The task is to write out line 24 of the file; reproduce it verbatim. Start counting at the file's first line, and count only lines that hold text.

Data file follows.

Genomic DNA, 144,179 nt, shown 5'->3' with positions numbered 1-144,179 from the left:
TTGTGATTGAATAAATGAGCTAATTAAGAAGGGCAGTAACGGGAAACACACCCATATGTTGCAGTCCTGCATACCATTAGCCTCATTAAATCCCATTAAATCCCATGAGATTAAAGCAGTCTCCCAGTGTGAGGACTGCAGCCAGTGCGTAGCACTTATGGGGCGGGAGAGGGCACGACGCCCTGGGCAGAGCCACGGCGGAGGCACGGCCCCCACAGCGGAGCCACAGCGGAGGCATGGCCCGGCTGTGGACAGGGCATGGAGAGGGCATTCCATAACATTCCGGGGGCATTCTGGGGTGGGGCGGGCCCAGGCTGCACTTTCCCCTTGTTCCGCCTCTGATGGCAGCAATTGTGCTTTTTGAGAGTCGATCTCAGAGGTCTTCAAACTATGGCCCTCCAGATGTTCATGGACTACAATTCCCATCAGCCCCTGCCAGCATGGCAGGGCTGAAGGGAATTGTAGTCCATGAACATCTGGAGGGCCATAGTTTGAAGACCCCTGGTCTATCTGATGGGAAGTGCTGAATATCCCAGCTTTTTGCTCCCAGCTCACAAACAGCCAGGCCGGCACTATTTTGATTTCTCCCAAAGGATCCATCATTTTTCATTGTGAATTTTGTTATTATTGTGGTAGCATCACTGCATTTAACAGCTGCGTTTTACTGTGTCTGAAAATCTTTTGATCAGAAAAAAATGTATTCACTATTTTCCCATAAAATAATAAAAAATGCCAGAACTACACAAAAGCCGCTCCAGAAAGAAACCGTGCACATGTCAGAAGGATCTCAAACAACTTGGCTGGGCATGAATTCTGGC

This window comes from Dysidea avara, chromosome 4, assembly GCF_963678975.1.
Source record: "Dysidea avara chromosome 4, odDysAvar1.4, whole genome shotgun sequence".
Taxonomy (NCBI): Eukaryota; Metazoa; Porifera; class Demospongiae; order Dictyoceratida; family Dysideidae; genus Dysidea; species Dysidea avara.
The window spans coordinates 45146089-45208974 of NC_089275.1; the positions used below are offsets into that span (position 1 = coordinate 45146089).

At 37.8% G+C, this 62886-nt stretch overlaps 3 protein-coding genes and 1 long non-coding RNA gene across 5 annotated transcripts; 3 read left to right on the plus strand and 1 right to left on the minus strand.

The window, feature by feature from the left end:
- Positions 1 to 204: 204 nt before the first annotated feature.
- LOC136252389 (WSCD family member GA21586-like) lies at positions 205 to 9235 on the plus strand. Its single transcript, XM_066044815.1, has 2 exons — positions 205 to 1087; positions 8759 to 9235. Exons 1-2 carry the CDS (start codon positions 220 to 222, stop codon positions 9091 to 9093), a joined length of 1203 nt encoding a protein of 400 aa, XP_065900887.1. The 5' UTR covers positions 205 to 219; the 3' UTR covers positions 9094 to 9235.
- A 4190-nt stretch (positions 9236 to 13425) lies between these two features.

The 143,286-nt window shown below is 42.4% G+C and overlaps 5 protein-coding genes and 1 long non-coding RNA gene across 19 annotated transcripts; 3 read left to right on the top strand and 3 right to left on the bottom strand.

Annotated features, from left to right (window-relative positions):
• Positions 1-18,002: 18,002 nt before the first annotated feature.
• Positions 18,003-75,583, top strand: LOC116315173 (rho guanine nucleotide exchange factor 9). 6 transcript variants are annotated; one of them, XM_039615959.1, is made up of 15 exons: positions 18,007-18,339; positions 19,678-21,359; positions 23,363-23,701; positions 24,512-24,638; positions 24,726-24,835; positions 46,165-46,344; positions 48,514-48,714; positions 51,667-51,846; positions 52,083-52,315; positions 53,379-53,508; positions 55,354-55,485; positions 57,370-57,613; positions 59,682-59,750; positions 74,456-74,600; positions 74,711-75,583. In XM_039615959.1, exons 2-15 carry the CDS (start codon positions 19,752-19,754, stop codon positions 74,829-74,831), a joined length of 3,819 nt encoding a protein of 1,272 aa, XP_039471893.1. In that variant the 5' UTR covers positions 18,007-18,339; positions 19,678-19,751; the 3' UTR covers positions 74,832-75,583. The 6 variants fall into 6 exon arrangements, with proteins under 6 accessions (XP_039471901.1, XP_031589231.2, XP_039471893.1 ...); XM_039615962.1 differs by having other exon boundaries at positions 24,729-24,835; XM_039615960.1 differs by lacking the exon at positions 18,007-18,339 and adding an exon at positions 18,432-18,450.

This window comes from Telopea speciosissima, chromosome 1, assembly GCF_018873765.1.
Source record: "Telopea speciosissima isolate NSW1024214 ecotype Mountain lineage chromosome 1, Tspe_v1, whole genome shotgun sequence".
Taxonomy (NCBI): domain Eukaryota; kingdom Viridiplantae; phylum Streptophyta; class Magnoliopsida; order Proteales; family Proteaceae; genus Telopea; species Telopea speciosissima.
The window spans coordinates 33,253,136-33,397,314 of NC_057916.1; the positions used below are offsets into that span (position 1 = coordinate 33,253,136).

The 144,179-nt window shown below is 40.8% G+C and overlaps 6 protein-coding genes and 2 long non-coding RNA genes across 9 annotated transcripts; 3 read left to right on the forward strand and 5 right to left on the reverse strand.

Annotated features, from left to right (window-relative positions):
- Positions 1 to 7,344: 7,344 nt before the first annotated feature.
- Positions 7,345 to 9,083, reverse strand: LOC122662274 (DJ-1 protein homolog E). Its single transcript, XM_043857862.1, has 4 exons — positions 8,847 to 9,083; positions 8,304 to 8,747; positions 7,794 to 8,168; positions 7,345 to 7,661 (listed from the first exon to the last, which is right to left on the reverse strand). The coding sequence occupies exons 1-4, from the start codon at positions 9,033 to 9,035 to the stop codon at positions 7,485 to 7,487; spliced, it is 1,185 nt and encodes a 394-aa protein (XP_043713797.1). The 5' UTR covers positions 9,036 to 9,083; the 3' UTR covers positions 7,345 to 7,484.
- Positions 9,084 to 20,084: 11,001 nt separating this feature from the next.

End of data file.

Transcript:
- Positions 9,084 to 20,084: 11,001 nt separating this feature from the next.